The World of Warcraft community is abuzz over an infectious, gold-stealing scam affecting players across realms.
This morning, VICE Motherboard reported that a scam with “a sophisticated combination of social engineering and malicious code” is spreading through a sort of viral word-of-mouth chat script.
On Reddit, WoW player MrNoobyy described how another player, impersonating a representative from a known guild, spammed his trade chat claiming to sell Mythic gear and mounts at a good price. When MrNoobyy inquired further in a direct message, the player asked to see MrNoobyy’s gold in a trade window. That’s when things get scammy: The player then pasted a /run command, code that runs a new application, into the chat box, claiming that the guild uses “custom raid bars and alot of stuff interferes with our UI [user interface].” The scammer then asked MrNoobyy to enter that command.
By using /run commands, World of Warcraft players can run special scripts that allow them to do all sorts of things within the game, like design custom user interfaces. The flip side is that users unfamiliar with the code might blindly run a custom script that was created by a scammer, inadvertently doing something unpleasant… like giving them all of their gold.
Most players know not to /whisper to strangers or enter commands they aren’t familiar with. Unfortunately, the scam appears to account for that. MrNoobyy didn’t bite the bait, but he said that a week later, his Guild Master messaged him with the same script. Players who run the command have found that their gold coffers are emptied and they become part of the scam, /whispering the viral script to other players. Victims are more inclined to believe that the messages are legitimate when they’re coming from longtime friends or guild members.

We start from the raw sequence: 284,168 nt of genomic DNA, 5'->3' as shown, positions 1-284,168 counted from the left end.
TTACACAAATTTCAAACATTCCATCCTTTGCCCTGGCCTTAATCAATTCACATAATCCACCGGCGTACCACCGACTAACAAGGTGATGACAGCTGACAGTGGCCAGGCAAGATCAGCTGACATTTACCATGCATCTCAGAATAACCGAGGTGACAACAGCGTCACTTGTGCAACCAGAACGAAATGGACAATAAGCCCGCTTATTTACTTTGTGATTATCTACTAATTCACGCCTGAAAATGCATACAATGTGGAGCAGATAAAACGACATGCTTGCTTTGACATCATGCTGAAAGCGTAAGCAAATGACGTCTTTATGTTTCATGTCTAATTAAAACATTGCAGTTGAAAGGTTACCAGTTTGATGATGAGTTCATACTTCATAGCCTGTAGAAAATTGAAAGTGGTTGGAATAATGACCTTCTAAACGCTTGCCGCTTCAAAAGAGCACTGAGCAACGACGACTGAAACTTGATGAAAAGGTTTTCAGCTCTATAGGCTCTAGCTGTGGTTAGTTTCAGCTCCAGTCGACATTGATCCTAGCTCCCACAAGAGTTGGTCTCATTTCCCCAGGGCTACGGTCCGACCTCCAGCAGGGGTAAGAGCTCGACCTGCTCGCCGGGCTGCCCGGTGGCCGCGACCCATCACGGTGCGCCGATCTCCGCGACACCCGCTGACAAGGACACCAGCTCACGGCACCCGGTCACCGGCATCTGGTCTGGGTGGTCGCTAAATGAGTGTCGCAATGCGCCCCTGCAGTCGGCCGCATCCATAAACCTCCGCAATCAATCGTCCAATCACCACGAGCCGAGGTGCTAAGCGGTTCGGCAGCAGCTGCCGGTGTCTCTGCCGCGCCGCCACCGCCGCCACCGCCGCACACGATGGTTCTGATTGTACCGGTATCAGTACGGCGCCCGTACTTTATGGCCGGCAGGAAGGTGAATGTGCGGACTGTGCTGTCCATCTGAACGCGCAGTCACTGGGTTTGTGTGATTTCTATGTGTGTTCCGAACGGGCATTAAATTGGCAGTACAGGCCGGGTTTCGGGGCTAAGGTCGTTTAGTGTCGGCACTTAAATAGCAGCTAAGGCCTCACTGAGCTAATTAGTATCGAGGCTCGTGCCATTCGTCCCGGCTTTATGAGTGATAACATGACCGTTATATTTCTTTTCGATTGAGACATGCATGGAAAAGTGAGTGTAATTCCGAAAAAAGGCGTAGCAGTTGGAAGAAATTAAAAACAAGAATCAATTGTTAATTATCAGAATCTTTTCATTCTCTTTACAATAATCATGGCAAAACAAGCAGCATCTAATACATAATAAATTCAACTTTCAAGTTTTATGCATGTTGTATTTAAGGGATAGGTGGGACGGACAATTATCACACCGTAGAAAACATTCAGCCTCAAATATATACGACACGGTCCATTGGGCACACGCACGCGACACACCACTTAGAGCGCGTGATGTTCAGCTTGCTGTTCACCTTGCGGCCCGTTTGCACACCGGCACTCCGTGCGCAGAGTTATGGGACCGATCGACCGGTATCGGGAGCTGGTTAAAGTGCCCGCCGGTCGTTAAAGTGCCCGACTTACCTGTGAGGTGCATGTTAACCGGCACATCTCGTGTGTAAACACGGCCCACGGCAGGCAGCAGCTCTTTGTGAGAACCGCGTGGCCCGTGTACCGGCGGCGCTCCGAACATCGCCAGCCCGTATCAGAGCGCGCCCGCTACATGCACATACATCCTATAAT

One Redditor said that a number of people in his trade each lost over 500,000 gold, a high sum that requires weeks of toil.
It’s not quite clear exactly how this scam functions. The most well-received explanation on the WoW subreddit reads: “It works by replacing a global function that gets called (by the vanilla chat frame) whenever a message is received, with a function that runs the message as if it had been written after /run by the receiver. It allows them to remotely script your UI. The piece of code they whisper you after you input the seemingly harmless /run hooks it up to the chat message event, allowing them to hide any script messages. Meaning they can do anything an addon can, but remotely without you knowing it.” Essentially, his theory is that another person gains control of the victim through a hidden chat channel enabled by the /run command.
Multiple players have reported the scam to Blizzard, one alleging that it took nine hours for Blizzard to address a repeat offender. Yesterday on the World of Warcraft subreddit, a Blizzard representative said that they’re looking into the scam. Blizzard has not yet responded to a Kotaku request for comment.
Here are Blizzard’s tips for avoiding in-game scams.